I’ve traveled the world because of science.
My undergraduate and doctoral studies were in Boston. I’ve done stem cell research in Singapore. I worked in Belgium to learn about camelid antibodies, studied chemistry in England, and given talks around the world.
This type of freedom to study and work across countries made it possible for me to learn from the best, expanded my scientific horizons, and instilled in me a deep passion to make the world a better place. These experiences also empowered me with the skills and conviction needed to enter the biopharma world and start Olaris, a precision medicine company that identifies biomarkers of response to optimize outcomes and improve health.
Proposals by the federal government to make it difficult for people of other countries to have these experiences here in the U.S. will, I believe, hurt the biopharmaceutical industry.
In June, Presidential Proclamation 10051 suspended immigration into the United States for anyone holding H-1B, J-1, and L visas, and suspended granting new ones. Most worrisome for the pharmaceutical industry is the ban on H-1B visas, because it will limit, and in some instances entirely prevent, biopharma companies from recruiting the specialized talent they need.
According to the proclamation, the suspension and limitation are aimed at ensuring “that the presence in the United States of H-1B nonimmigrants does not disadvantage United States workers.” The proclamation ends on Dec. 31, at which point the limitations will cease or the administration may extend them as it sees fit.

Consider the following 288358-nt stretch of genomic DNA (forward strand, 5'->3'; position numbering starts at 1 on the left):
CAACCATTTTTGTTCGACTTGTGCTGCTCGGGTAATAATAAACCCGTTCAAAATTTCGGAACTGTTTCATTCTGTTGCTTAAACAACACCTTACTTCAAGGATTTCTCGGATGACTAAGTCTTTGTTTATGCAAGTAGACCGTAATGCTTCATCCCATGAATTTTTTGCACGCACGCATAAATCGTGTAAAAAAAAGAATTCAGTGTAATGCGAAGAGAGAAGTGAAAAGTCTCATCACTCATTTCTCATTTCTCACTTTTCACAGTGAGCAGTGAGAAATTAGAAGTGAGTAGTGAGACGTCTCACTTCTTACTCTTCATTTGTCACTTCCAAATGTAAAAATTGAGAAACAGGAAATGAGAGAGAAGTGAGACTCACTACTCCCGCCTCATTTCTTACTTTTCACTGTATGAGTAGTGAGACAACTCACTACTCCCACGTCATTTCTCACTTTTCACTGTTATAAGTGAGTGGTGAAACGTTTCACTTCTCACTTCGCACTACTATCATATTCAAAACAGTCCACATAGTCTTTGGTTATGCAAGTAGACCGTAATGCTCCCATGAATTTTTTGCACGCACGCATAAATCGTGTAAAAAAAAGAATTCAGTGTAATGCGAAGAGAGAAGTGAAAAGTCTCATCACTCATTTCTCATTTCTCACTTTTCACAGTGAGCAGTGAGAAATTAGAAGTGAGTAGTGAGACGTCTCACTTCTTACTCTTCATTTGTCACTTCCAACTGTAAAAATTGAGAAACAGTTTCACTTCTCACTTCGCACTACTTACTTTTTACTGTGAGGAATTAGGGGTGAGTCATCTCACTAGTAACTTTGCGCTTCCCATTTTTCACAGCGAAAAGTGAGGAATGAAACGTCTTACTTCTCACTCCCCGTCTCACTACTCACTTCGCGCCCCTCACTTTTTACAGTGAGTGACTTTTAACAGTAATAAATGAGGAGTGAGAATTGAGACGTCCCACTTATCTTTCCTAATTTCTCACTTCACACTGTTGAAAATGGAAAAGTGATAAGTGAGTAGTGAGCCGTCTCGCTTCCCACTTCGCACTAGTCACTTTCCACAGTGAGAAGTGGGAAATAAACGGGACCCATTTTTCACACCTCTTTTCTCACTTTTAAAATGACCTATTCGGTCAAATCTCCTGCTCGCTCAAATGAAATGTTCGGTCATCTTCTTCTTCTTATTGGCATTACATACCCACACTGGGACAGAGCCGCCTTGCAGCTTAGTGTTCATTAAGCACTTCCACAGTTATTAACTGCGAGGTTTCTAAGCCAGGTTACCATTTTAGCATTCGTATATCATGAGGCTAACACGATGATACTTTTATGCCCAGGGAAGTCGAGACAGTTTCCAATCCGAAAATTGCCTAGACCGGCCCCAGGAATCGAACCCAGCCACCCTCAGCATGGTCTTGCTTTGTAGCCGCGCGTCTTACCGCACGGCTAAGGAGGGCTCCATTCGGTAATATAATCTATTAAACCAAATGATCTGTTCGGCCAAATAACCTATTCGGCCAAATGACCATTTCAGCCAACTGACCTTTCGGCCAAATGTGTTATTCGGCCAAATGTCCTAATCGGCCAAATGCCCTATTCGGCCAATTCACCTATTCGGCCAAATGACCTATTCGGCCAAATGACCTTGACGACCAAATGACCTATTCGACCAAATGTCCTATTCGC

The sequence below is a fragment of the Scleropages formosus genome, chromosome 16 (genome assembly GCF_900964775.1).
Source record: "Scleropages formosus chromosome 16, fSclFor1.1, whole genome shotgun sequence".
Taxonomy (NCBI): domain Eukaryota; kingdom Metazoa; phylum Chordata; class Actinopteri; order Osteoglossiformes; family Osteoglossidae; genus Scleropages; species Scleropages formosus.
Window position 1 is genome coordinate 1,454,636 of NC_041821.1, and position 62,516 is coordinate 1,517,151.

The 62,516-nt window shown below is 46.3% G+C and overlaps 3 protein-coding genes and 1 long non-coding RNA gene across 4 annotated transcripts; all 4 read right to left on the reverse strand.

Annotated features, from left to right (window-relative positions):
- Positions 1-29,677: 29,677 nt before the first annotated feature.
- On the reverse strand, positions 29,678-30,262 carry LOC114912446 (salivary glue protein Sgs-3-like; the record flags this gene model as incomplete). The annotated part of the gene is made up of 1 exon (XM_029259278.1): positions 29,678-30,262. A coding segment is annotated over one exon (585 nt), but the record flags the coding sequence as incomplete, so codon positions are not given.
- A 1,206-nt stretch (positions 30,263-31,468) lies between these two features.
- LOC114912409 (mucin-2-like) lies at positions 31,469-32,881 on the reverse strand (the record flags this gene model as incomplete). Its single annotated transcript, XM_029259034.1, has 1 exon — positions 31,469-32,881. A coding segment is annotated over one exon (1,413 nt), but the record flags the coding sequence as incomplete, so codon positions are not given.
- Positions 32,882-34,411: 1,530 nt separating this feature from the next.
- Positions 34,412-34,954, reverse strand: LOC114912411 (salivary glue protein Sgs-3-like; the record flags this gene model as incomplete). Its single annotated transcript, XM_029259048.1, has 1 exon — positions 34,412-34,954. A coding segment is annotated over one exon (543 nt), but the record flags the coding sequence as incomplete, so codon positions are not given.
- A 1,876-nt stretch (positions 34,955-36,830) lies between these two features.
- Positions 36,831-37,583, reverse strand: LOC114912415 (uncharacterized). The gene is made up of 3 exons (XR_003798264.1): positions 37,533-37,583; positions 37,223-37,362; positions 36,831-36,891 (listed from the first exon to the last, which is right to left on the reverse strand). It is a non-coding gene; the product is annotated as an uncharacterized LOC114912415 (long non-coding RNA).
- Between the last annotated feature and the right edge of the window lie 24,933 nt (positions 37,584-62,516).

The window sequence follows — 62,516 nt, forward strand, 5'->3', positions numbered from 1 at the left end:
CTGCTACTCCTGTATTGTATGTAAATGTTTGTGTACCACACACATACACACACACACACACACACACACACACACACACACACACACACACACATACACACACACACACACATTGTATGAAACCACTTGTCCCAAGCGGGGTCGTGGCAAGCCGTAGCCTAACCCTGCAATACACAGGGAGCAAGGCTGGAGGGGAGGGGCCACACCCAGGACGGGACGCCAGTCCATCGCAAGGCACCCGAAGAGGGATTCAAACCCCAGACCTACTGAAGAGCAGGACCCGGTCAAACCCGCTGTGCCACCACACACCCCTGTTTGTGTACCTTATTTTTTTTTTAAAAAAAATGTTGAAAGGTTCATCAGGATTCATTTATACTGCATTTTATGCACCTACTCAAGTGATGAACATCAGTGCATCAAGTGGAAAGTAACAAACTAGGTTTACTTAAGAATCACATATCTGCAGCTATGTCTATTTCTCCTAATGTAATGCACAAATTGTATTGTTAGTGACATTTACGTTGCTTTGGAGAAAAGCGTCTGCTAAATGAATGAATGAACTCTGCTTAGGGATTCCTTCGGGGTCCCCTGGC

In August, the president issued an executive order that prevents federal agencies from hiring employees that would “displace American workers.” This would require federal employers to prove that a new employee requiring an H-1B visa would not be replacing an American worker. Federal agencies like the National Institute of Health, the National Science Foundation, the Department of Defense, and the Food and Drug Administration have multiple million- to billion-dollar research budgets and typically employ hundreds of talented scientists, including U.S. citizens and, at least until now, many through H-1B sponsorship. Federal funded research is an essential part of the science and innovation ecosystem and in many ways acts as a feeder to biopharma for ideas, tools, and people. So, while this may not seem to directly hurt biopharma immediately, it will cut off important pipelines.